Are Your Kids Sun-Safe?

Featured Article, Health and Safety
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Last week, the U.S. Surgeon General issued a call to action on the topic of skin cancer, and it touches on nearly every aspect of skin cancer and sun safety that has been preached for years. It’s wonderful that it’s getting the official attention it deserves! Here are the key takeaways that families need to be aware of:

FACT: Skin cancer is the most commonly diagnosed cancer in the United States, and most cases are preventable.

As many as 90 percent of melanomas (the deadliest form of skin cancer) are estimated to be caused by UV exposure? That is a very high number, but if we look at this figure from a positive standpoint, it suggests that 90 percent of melanomas can be prevented by reducing intentional UV exposure (and increasing sun protection!).

FACT: Medical treatment for skin cancer creates substantial health care costs for individuals, families and the nation.

The estimated costs for skin cancer treatments are currently $8.1 billion, which is a staggering amount of money that could be used for more enjoyable and productive things, like education, travel, home improvements, recreational activities … you get the idea.

FACT: No evidence exists to suggest that indoor tanning is safer than tanning outdoors

None. It just doesn’t exist. Many tanning salon owners will use the defense that tanning indoors is a regulated amount of exposure, whereas tanning outdoors is not, so it’s safer. You also may have heard the argument that tanning indoors provides you with a “base tan” that will protect against sunburn. Both of these arguments are false, and here’s why: First, no tan is ever safe. A tan is your body’s response to skin damage, so if you’re tanning indoors or outdoors, neither option is a safe option. And second, indoor tanning provides intense, shorter spurts of UV exposure, that can be more powerful than sunshine. The Surgeon General’s call to action mentions studies that have shown (depending on the device used) the amount of UV rays being omitted from a tanning device can be anywhere from four to 13 times more than what someone would be exposed to at mid-day in summer in the District of Columbia.

FACT: With adequate support and a unified approach, comprehensive, community-wide efforts to prevent skin cancer CAN work.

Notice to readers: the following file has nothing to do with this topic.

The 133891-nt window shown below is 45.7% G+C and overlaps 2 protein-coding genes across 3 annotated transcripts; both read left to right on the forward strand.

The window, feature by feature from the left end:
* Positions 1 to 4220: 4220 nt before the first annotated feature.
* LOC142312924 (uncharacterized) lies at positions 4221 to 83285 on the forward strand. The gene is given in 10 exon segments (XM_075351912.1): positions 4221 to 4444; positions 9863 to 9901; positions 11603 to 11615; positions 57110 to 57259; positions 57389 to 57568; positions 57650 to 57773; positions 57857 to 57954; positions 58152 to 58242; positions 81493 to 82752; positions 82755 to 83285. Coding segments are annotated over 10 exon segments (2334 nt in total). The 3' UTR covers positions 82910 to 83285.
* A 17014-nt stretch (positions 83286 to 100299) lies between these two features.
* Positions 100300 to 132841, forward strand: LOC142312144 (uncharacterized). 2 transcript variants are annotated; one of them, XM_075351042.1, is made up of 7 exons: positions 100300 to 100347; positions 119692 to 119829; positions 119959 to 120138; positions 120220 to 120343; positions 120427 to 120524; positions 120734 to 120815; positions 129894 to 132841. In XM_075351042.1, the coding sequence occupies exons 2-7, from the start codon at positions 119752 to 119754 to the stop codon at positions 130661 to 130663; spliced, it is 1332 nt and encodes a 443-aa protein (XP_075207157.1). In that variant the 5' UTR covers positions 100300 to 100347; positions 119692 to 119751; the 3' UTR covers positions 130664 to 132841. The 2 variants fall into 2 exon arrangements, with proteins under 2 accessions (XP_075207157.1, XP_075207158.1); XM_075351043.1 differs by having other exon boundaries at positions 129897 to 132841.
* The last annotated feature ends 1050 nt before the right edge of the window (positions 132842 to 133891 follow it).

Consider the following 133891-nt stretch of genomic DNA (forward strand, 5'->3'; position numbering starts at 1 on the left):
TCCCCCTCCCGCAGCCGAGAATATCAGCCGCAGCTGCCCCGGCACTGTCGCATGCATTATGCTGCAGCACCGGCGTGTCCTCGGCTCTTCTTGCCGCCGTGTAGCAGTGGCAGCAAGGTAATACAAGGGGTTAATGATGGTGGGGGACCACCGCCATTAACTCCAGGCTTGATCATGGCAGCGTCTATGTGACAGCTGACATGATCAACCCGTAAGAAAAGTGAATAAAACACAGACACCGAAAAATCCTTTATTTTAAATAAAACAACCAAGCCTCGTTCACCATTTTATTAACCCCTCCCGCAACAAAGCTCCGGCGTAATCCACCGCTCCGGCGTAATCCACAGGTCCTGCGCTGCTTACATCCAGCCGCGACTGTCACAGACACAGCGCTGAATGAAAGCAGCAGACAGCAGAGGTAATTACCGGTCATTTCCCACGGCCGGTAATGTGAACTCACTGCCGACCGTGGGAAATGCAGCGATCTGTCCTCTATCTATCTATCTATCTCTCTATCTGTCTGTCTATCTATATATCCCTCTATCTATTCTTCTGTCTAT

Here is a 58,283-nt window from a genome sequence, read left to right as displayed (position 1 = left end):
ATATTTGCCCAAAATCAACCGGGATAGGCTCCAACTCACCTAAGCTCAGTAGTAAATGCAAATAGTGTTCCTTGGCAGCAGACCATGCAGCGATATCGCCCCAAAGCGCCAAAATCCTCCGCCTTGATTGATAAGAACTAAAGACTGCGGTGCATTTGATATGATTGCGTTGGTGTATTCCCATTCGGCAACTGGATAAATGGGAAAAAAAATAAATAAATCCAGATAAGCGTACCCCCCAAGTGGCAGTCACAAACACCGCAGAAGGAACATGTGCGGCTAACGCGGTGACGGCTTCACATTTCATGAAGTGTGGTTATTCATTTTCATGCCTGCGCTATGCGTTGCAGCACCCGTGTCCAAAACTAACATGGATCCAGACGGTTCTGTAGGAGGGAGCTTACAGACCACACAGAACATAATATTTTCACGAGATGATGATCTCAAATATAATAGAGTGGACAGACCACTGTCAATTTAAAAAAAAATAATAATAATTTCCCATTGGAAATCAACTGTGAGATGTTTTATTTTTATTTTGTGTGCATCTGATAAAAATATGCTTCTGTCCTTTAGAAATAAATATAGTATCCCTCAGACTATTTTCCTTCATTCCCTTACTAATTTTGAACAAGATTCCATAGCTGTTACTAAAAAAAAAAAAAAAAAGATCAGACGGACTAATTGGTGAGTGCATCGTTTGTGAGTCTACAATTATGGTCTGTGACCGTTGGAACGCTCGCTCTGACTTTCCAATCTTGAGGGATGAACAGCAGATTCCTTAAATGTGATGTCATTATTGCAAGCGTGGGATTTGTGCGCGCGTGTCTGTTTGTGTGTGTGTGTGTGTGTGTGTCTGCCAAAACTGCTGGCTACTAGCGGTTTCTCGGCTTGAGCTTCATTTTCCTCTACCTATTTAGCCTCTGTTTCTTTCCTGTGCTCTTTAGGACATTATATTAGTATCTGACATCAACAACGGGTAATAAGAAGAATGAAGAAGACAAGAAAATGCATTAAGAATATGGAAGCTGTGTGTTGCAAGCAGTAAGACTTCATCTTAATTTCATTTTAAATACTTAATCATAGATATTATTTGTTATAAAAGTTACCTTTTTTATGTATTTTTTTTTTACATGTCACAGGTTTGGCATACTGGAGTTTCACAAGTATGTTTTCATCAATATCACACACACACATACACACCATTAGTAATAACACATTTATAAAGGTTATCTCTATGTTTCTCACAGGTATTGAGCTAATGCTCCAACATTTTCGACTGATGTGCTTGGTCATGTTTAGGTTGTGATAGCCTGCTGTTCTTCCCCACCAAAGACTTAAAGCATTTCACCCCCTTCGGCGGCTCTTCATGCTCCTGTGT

So, what can you do to prevent skin cancer developing in yourself and others? For starters, if you’re a parent, the sun protection habits of your children and future generations will be largely dependent on you. Your attitudes and behaviors regarding sun safety will be passed on to and likely practiced by your children, so what example to you want to set? Here are four great starting points if you haven’t started already:

  • Wear protective clothing: Sun Protective Clothing is a great and convenient way to protect yourself and your family from damaging and deadly UV radiation.
  • Seek the shade: During peak mid-day hours (10 a.m.-4 p.m.), the sun’s radiation is the most powerful, and potentially deadly, so seek shade during these times in particular. Because shade doesn’t block all UV radiation however (including scattered or reflected UV rays), this method should be combined with other methods, including wearing sun-protective clothing, UV-protective sunglasses and a wide-brimmed hat.
  • Use sunscreen: Sunscreen should be used in addition to wearing protective clothing and seeking shade. We recommend using a broad-spectrum sunscreen (to protect against both UVA and UVB rays) with an SPF of 30 or higher. Be sure to apply a good amount at least 30 minutes prior to exposure to ensure proper absorption time. Keep in mind this should be reapplied every two hours and after swimming or excessive sweating.
  • Avoid indoor tanning and outdoor sunbathing: Both excessive/unprotected sun exposure and indoor tanning are associated with an increased risk of developing skin cancer.

 

To learn more about the Surgeon General’s call to action, click here. This article appears courtesy of Michelle Thomason on behalf of UVSkinz.

 

 

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